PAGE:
Shortly after, in the "Wafergate" affair, Telegraph-Journal editors altered a news story about the funeral of Governor General Roméo LeBlanc to allege that the Prime Minister of Canada 'pocketed' a communion wafer while attending. The resulting controversy dominated national news coverage. Embarrassingly, the Telegraph-Journal was later forced to retract the allegation and apologize for fabricating the story after its own reporters threatened a lawsuit over editorial manipulation. The newspaper's credibility suffered further under critical national media attention.[15] Editor Shawna Richer was dismissed and publisher Jamie Irving was suspended.[12][16] A well-respected editor was brought in from outside the province to rehabilitate the publication, though Jamie Irving quietly returned to manage the Telegraph-Journal later in the year.

Controversy continued in 2009 when a Telegraph-Journal writer plagiarized an entire story from the French-language paper, L’Acadie Nouvelle. The incident triggered another apology from the Telegraph-Journal.[11]

In 2015 the Telegraph-Journal once again came under scrutiny over its efforts to obtain, as part of a campaign for greater transparency into government lobbying and partisanship, lists of guests at the Government of New Brunswick's "Larry’s Gulch" luxury fishing lodge. An employee of Brunswick News, the newspaper's parent organization, had been a guest at the lodge and contrived to have his own name deleted from the lists prior to publication. Brunswick News had become aware of this ethical breach but didn't act until another news outlet, Canadaland, was about to break the story. The employee was forced out, and despite its earlier fervour for transparency the Telegraph-Journal quietly dropped further efforts to publish Larry's Gulch guest lists.[17] Court proceedings in 2019 suggested that greater Irving family control over the newspaper's editorial direction was a factor in how the organization handled this affair.[18]

See also


  1. ^ Poitras, Jacques (7 February 2023). "English-language dailies in N.B. will print only 3 days a week". CBC News. Retrieved 8 February 2023.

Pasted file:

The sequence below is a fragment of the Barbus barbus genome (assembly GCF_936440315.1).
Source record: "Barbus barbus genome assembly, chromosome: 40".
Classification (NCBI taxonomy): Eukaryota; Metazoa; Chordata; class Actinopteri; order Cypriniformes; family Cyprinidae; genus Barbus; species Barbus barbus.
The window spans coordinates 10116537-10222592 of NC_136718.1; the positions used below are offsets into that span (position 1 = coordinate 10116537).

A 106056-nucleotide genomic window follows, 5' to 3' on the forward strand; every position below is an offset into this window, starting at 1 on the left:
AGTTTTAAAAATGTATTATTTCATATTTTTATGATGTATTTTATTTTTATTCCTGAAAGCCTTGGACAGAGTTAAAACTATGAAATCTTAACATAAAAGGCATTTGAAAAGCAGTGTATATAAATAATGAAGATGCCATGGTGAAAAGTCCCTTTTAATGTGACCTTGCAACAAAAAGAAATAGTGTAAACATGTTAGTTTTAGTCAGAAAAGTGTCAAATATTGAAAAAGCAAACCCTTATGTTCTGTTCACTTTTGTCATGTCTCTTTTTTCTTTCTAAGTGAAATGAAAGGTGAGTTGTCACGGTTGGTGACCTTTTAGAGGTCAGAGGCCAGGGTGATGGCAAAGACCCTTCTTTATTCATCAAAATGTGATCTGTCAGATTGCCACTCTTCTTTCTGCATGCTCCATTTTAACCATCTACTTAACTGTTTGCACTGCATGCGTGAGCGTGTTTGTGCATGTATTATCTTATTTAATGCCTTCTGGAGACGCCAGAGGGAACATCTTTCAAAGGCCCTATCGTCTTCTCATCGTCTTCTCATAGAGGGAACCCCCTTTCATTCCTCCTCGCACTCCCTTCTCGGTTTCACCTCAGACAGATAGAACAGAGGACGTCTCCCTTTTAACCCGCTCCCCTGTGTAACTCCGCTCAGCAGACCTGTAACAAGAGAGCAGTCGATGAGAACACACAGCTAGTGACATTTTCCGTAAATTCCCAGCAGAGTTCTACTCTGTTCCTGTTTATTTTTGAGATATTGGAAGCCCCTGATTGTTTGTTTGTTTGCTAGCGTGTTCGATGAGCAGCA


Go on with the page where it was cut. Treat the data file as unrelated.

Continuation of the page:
2. ^ "The Morning Telegraph (Saint John, New Brunswick: 1862)". New Brunswick Historical Newspapers Project. University of New Brunswick Libraries. Retrieved 20 December 2023.
  3. ^ "St. John Daily Telegraph and Morning Journal (1869)". New Brunswick Historical Newspapers Project. University of New Brunswick Libraries. Retrieved 20 December 2023.
  4. ^ "The Daily Telegraph and The Sun (Saint John, New Brunswick: 1910)". New Brunswick Historical Newspapers Project. University of New Brunswick Libraries. Retrieved 20 December 2023.
  5. ^ "Telegraph Journal (1923)". New Brunswick Historical Newspapers Project. University of New Brunswick Libraries. Retrieved 20 December 2023.
  6. ^ Poitras, Jacques (2015). Irving vs. Irving. Penguin. ISBN 978-0-14-319302-9. Retrieved 29 March 2017.
  7. ^ "Postmedia buys Telegraph-Journal, other N.B. papers". Retrieved 14 September 2023.
  8. ^ Ibrahim, Hadeel (18 February 2022). "Irving-owned New Brunswick newspapers to be sold to Postmedia". CBC News. Retrieved 14 September 2023.
  9. ^ "CBC: Feds must examine Irving media empire". 12 October 2007. Retrieved 24 March 2016.
  10. ^ "The Star: Hot scoop burns reporter at Irving paper". Toronto Star. 17 June 2009. Retrieved 24 March 2016.
  11. ^ a b "Ryerson Review of Journalism: The Calm after the Storm". 23 June 2010. Retrieved 24 March 2016.
  12. ^ a b "CBC: Publisher, editor out over wafer story". 28 July 2009. Retrieved 24 March 2016.
  13. ^ "Columbia Journalism Review: Three Strikes and You're Fired". 26 June 2009. Retrieved 24 March 2016.
  14. ^ "CBC: Saint John mayor claims Irving demanded city hall changes". 29 June 2009.
  15. ^ "Macleans: Er, never mind". 28 July 2009. Retrieved 24 March 2016.
  16. ^ "Changes Confirmed at Local Paper". 29 July 2009. Retrieved 24 March 2016.
  17. ^ "CBC: 2 Moncton Times & Transcript editors out after ethics probe". 16 February 2015. Retrieved 24 March 2016.
  18. ^ "CBC: Trial begins in NB editor's fishing-lodge firing case". 24 June 2019.